5 Tips for Avoiding a Trip to the Guitar Tech

A trip to the guitar E.R. is every player’s worst nightmare. What many of them don’t know, however, is that most of these disasters can be avoided with a little preventive maintenance and some common sense. We recently sat down with Caleb Ramm, the guitar technician at Ernie Williamson Music in Joplin, Missouri. He’s fixed everything from severed headstocks to bad wiring jobs, and he had plenty to say when we asked him how to avoid an emergency trip to the repair shop.

Use a Humidifier

Dry winter air can take a toll on your instrument, and forgetting to properly humidify it can yield disastrous results. In many cases, simply leaving your guitar out in a dry environment can cause cracks and splits, both of which are costly, if not impossible, to repair. Ramm noted that many guitarists forget that wood is very susceptible to changes in moisture. “The wood of the guitar is a living being. It does move and it will always move,” Ramm said.

Room humidifiers provide an easy way to control humidity and most can be purchased for around $100 to $150. These are a great option for studios, or for guitars that aren’t confined to a case. Guitar humidifiers also work well in certain applications, such as for travel or spatial economy. Brands such as the Humitar by Music Nomad fit in the soundhole of your acoustic guitar or in your case and can help keep your instrument from drying out.

Watch the Weather

Extreme weather in general can pose a risk to your instrument; just like low humidity, heat can cause stomach-churning damage. The trunk of your car is one of the worst places to store an instrument on a hot day. According to Ramm, damage caused by extreme heat is frequent.

“I have at least one repair a week where somebody left a guitar in their car throughout the day,” he noted. Extreme heat can cause cracks, warps, and in the worst case, can melt the glue holding your guitar together. “Treat your instrument like you would treat a child,” said Ramm, “If you’re not going to leave your kid in the car, don’t leave your instrument in the car. Plan around your instrument just like you would plan around your kid.”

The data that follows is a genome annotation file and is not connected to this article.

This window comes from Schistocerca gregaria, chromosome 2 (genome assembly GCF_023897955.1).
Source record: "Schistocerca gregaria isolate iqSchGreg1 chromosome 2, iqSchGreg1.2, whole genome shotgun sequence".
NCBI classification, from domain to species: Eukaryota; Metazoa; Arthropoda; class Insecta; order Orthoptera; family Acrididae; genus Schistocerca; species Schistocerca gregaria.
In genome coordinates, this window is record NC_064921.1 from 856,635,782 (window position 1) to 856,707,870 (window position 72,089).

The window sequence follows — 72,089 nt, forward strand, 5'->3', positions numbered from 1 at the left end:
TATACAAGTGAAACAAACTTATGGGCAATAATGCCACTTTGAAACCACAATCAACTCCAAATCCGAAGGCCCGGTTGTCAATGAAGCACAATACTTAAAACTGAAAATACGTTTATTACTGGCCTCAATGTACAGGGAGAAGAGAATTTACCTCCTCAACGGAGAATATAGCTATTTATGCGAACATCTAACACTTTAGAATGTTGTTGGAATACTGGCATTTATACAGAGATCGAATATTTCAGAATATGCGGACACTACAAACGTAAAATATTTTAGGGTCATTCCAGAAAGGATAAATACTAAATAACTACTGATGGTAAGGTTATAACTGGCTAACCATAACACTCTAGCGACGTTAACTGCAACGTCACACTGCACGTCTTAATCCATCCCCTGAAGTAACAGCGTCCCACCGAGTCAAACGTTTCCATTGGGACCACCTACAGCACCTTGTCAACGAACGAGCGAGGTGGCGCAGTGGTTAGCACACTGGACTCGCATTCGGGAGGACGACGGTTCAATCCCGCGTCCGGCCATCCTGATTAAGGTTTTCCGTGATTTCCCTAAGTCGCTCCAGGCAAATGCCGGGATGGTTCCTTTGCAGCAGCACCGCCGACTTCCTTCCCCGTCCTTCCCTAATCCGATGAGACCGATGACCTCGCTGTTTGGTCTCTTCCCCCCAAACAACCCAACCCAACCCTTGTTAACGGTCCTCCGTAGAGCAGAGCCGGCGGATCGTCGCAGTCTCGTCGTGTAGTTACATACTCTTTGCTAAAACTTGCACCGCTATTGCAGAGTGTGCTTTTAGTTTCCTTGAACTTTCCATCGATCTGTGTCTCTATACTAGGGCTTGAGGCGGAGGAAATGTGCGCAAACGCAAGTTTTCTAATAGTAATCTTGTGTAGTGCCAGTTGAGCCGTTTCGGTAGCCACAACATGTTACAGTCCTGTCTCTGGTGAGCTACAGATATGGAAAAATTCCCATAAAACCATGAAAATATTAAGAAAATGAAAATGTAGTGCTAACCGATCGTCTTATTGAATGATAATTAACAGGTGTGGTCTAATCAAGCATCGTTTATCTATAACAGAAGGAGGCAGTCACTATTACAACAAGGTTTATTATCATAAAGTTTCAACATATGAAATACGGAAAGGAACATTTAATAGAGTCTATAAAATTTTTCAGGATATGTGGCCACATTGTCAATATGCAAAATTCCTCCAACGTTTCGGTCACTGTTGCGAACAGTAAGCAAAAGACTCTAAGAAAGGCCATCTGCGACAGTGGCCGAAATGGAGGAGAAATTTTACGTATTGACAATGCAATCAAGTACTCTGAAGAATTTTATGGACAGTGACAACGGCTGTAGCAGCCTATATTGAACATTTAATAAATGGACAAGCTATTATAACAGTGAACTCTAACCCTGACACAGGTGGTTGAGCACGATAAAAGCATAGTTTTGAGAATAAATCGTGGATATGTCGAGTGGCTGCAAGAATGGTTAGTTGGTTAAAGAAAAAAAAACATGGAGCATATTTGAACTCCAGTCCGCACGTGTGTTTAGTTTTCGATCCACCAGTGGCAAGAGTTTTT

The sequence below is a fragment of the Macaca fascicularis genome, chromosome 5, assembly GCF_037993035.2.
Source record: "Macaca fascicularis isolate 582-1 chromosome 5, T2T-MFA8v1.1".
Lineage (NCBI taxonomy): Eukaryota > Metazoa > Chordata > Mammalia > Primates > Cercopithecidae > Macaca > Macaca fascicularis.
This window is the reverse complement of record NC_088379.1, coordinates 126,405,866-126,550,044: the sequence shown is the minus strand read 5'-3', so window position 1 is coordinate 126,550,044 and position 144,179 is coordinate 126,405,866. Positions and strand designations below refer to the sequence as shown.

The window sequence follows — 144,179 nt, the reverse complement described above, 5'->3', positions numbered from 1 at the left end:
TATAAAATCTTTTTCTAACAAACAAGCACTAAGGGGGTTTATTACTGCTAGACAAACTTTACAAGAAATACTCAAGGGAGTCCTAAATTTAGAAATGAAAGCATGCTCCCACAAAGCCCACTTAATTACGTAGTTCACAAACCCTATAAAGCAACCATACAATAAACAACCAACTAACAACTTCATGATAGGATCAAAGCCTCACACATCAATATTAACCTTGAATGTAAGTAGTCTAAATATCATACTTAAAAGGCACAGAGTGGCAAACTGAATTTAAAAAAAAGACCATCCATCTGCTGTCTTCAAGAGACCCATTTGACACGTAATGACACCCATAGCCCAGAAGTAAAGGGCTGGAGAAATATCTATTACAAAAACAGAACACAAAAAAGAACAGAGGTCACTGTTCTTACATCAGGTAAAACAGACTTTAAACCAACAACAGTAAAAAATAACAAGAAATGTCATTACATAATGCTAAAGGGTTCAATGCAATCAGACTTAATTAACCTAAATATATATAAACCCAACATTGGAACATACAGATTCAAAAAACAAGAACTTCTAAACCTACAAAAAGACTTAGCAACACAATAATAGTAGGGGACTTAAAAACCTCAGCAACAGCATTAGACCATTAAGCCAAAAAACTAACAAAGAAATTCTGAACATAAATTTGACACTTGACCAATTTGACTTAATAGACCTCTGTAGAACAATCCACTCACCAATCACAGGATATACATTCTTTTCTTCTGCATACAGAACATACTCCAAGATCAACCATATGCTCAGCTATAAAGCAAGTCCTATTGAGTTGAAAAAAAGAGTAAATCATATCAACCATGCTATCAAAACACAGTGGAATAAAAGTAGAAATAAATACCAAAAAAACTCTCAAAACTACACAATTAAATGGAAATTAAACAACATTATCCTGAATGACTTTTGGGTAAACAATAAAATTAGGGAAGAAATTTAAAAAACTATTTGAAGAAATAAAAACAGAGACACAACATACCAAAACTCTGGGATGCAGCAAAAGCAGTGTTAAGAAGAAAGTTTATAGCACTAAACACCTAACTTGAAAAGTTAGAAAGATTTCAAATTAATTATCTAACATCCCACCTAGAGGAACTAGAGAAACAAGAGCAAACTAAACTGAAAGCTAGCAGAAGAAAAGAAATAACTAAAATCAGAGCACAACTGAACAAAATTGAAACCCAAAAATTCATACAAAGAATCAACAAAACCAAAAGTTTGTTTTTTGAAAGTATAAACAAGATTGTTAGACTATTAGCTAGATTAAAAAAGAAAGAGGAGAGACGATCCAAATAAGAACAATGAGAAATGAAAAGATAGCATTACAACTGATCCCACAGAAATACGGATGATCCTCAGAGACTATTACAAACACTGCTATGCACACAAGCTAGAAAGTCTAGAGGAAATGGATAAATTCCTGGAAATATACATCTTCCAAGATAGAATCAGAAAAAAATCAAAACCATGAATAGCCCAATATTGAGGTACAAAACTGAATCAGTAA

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Use a Stand

Obvious though it may seem, many of us are guilty of violating this basic axiom of guitar ownership. “If you want to avoid abusing your guitar, buy a good stand or put it in the case. If you’re not going to play it, put it somewhere safe,” Ramm said. Setting your instrument against the coffee table can cause scratches and dents, and in the event that your instrument decides to take a dive, severe damage can ensue.

Any stand is better than no stand, but stands that cradle your instrument and offer some sort of neck support work the best. Some guitar stands, such as Hercules Stands, lock your instrument into place providing an even greater level of protection. Also, it's safer in the case.

Clean and Maintain Your Guitar

Cleaning and maintaining your guitar can have many benefits. Aside from making it look nice, cleaning your guitar can extend string life and keep certain components from rusting.

“The screws will rust, the pole pieces on the pickups will rust. Once you get the pole pieces on your pickups rusted, it’s really hard to get off, and it does actually affect the sound of your guitar,” Ramm said. Cleaning your guitar is as simple as wiping it down after you play. This will remove some of the oils that can cause buildup and ultimately lead to rusting.

Part of guitar maintenance is ensuring that your fretboard is well hydrated. Dry fretboards can lead to sharp frets and discomfort while playing, but keeping your fretboard in good shape is easy. Ramm suggests oiling your fretboard on a regular basis, especially if it’s unsealed. “If you’re using an oil-based substance on it, it will last a lot longer. I’ve seen anything from lemon oil to orange mineral oil,” he said.

Buy Straplocks

While Peter Townsend managed to make a smashed guitar one of the most glamorous icons of the rock ‘n’ roll era, most guitarists cringe at the thought of seeing their own instrument in more than one piece. One of the easiest ways to avoid dropping your guitar is to purchase straplocks. Straps are prone to popping off of the buttons, so straplocks can help prevent drop-related damage to your guitar.


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